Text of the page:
Recently Hackney council invited residents to have their say about a ‘nil’ policy being proposed for adult entertainment in Hackney. In essence it means no more licences will be granted nor will existing ones be renewed, when they come up for renewal.
The consultation which began last month will end December 13th and will ask the Council to adopt the revised policy on January 26th.
A reasonable proposal one might think if the borough was besieged with adult venues, but currently Hackney has a total of 5 adult establishments, all located on the southwestern tip of the borough, which is densely populated and the hub of what is a world renown night clubbing scene.
Four of them offer lap dancing, some totally nude. They are: The White Horse and The Rainbow Sports Bar both on Shoreditch High Street, Browns and Ye Olde Axe on Hackney Road. The other is a discreet adult store – Expectations on Great Eastern Street that caters more to the gay community.
To the best of my knowledge none of them have ran afoul of vice laws such as prostitution, which would usually guarantee criminal prosecution, revocation of license and closure. So why is Hackney Council proposing a ‘nil’ policy for adult entertainment venues and not betting shops which are more detrimental to the community?
Lap dancing clubs or sex establishments – as Hackney Council prefers to call them, are venues fellas go to watch scantily clad girls gyrate. We aren’t talking brothels which exist in Hackney, aren’t licensed and offer sex. They are often targeted by dangerous criminals who pose as punters, but once inside will rob and rape. Something that doesn’t occur at lap dancing clubs or sex shops.
Yet according to Cllr Chris Kennedy: “The Licensing Committee is proposing a ‘nil’ policy on licensed sex establishments as we do not believe they fit with the character of our town centres and neighbourhoods.”
The premises he refers to are all located on densely populated high streets, alongside night clubs, Kebab shops, restaurants, greasy chicken and chips take-aways and other business premises. They are not easily accessible to kids and pose no threat to them, in fact a 12 year old in Hackney can buy a gun much easier than gain entry into an adult establishment. So just who are these businesses hurting?
Pauline Bristow owner of The White Horse on Shoreditch High Street says: “If a nil policy is introduced, we will have to let go of our staff, who depend on us for a living. That will be more people claiming benefit. Our establishment has never been a problem. ”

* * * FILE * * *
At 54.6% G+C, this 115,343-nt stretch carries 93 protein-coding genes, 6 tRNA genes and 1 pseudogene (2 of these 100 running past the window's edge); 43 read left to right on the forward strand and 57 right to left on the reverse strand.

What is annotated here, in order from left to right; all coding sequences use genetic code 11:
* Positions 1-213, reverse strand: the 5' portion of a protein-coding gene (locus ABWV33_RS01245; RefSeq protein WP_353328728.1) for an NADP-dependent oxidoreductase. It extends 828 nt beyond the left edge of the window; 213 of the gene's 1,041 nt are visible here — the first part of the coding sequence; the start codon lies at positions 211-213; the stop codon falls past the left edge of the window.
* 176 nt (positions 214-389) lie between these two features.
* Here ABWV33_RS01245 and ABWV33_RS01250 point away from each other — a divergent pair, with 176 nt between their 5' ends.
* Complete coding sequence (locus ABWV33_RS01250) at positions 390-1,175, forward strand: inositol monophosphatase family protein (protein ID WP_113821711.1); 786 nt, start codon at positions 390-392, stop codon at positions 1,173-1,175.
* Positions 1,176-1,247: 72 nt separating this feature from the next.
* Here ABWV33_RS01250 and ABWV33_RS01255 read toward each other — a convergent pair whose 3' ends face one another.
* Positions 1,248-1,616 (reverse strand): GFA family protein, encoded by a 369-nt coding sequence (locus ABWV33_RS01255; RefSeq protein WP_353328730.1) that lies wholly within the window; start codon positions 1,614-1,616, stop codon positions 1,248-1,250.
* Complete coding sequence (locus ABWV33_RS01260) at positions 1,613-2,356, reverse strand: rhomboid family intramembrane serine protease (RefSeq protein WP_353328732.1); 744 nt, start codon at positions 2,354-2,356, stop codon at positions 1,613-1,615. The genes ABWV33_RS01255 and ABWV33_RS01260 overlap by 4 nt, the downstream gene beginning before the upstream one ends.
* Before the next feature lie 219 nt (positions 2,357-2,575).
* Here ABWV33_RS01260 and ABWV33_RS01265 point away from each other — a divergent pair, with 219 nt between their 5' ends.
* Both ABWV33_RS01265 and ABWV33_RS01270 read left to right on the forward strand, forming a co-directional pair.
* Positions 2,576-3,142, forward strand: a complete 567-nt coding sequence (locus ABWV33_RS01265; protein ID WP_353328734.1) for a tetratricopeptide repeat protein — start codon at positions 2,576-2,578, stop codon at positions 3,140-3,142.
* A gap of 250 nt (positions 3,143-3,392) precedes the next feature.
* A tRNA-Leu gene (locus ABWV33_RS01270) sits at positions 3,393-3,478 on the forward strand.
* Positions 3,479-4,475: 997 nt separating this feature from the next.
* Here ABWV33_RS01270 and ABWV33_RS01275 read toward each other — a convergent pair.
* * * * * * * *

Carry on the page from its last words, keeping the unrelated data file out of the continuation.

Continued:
One resident told Hackney Hive about the yobbish group of punters who go to the lap clubs for their stag nights, he said: “They get themselves in quite a state and can be a problem for us who have to witness it.” Others talk about the men who frequent it. There was a time ‘City boys’ would entertain clients at the lap dancing clubs at lunch time, often putting it down as expenses, but since the credit crunch all that changed. Now it’s a different type of customer.
Bristow, who closes her club, The White Horse, at midnight says her flat above the White Horse is next to a bus stop and she is awoken at 4 am when clubbers are pouring out of the night clubs. She said “the noise and chaos can be quite unbearable.”
Regardless of who frequents lap dancing clubs, there are women who depend on the money they earn. One of them who spoke to Hackney Hive is a 21 year old Uni student said: “This is worrying for me as I find I can fit dancing around my education easier than other part time work. I also don’t have to work as many hours as I would have to in a more tradition job, to make the money I do.”
Another young woman, a 26 year old single mother of two said: ” I live 10 minutes away, I can not support my children on benefits. Does Hackney know they will be taking away jobs?”.
Adult establishments are not the only businesses having their licensing policy reviewed. Licensing of alcohol sales, music, clubs, late night sale of hot food and drinks will also be reviewed, but none of them are being targeted with a ‘nil’ policy.
The ‘nil’ policy appears to be a cowardly way of targeting an industry whose female workers are already marginalised and wouldn’t get the type of support the usual suspect NIMBY’s this borough is known for.
In their proposal summary (which is peppered with ‘Sex’ in every paragraph as if to nail it home) they site resistance from residents, but if that is the case then why not apply the same policy to the other clubs in the area that also have had resistance from residents.